I looked at the art print Cris had given me. I loved it. And I knew it belonged to my son. That it had been given to me so that I could give it to him.
I took it down to his room. I said, “A man in Texas gave me this art. I love it, and I want it. I know exactly where it will go. But, if you want it, I’ll leave it here. You have to want it, though.”
He looked at it for a long moment. “I want it,” he said.
I put it on his mantle. Robinlee and I returned to Provo.
My son has said that the best thing about addiction recovery is that you start to FEEL again. And the worst thing about addiction recovery is that you start to FEEL again.
I, miles away, continue doing my temple work, wherein I bless women’s bodies in particular ways, and do so with an understanding they themselves might not yet have. I bless their eyes. I bless their noses. (Does it seem strange to bless someone’s nose? Not to me. As my father has declined, his sense of smell has left. I brought him a gardenia one day and he sniffed it. “I can’t smell it,” he said. Oh, that his nose could smell and remember the smells that came to him throughout his life–the putrid and the magnificent; every meal his mother cooked or ordered (Arnoldi’s ravioli, Santa Barbara), every spice cake his wife made, every cinnamon-speckled bowl of rice pudding he ate during his mission in Finland; ever bowl of Borscht he ate in the Baltics; every sweet and sour sauce he tested in China; every gardenia or lily he knew.)
I told Cris how much I loved the painting he gave me, and explained that I had to give it to my son. Three weeks later, Kirk Richards came to my home with a gift from the Bairds. It was a large, framed and signed version of the painting that still sits on my son’s mantle.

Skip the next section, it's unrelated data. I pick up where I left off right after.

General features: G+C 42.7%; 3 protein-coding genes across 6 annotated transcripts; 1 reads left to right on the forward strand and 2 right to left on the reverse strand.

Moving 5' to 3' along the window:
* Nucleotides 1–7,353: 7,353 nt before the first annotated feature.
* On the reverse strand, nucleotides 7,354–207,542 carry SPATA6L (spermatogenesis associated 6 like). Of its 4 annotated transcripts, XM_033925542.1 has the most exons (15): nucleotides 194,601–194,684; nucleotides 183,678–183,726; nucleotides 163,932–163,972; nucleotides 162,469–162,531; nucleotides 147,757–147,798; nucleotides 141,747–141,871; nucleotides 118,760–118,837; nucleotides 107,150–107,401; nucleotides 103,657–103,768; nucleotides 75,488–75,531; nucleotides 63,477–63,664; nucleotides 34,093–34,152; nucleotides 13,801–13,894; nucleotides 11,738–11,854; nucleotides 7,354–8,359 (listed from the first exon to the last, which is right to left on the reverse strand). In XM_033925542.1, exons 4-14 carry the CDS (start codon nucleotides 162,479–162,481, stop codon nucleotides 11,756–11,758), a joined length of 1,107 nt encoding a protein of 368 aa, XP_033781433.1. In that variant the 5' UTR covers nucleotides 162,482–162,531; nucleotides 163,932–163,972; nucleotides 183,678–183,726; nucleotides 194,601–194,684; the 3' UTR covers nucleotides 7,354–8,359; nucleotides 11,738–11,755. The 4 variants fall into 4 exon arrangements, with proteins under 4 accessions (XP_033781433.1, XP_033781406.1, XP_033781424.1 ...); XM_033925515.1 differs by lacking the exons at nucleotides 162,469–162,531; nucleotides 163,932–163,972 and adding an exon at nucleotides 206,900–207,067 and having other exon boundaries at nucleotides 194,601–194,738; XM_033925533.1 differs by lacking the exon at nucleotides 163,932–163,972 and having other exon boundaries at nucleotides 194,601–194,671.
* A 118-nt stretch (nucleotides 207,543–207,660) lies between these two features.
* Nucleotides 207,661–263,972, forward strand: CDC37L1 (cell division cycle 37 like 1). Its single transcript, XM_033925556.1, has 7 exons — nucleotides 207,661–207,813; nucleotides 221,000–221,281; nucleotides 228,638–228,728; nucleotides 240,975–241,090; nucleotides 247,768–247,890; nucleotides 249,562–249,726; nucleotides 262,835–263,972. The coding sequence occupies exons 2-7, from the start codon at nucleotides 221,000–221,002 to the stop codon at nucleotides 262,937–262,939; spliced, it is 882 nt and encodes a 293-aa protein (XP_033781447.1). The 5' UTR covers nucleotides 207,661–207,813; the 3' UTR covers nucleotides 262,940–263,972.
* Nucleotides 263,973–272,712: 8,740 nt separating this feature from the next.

The painting became the focal point for another metamorphosis in our home. I had decided to turn my son’s bedroom into a dining room, and now I knew just how we would choose the colors. Every shade would come from that painting.
My daughter, a gifted photographer/singer/thinker, was my designer, and her boyfriend was the destroyer/builder (for many things must be destroyed before they can be re-fashioned). I chose the bowl of glass globes for the centerpiece–several of them fishing net floats which we found on the beach in Hawaii. They had come all the way from Japan. One of them retains a bit of the Pacific ocean, somehow sealed inside it. The bowl includes glittering representations of fruit, the sort a blind person would “see feelingly.”
I have some hesitation in publishing this, because I am telling a story which is not mine, and which is yet unfinished. I love this quote from Adam Miller’s Letters to a Young Mormon:
God’s work in your life is bigger than the story you’d like that life to tell. His life is bigger than your plans, goals, or fears. To save your life, you’ll have to lay down your stories and, minute by minute, day by day, give your life back to Him. Preferring your stories to His life is sin. Sin is endemic to the story you’re always telling yourself about yourself.
I am describing a long journey in a story much bigger than its personal components. This story happens to include me and my son and my daughter. When the story was about me, it told of a woman grieving for her blindness, for not having seen signs which would have warned her of danger. When it was about my son, it told of another kind of blindness, for he (as did the young man in “Hymn of the Pearl“) fell in with strangers and forgot that he was a son of Heavenly parents. (Yes, it’s plural in that work.)
But it is a greater story, an archetypal story. It includes Adam and Eve, Cain and Abel, Joseph and his brothers, the Prodigal son, the Good Samaritan. It extends into the past and goes far, far beyond anything I can communicate here en medius res. It goes beyond where I can see, and includes redemptions, relations, and restorations I have not yet imagined and will never know completely (for versions of this story are happening all over the world). I write here only of seeds and of light.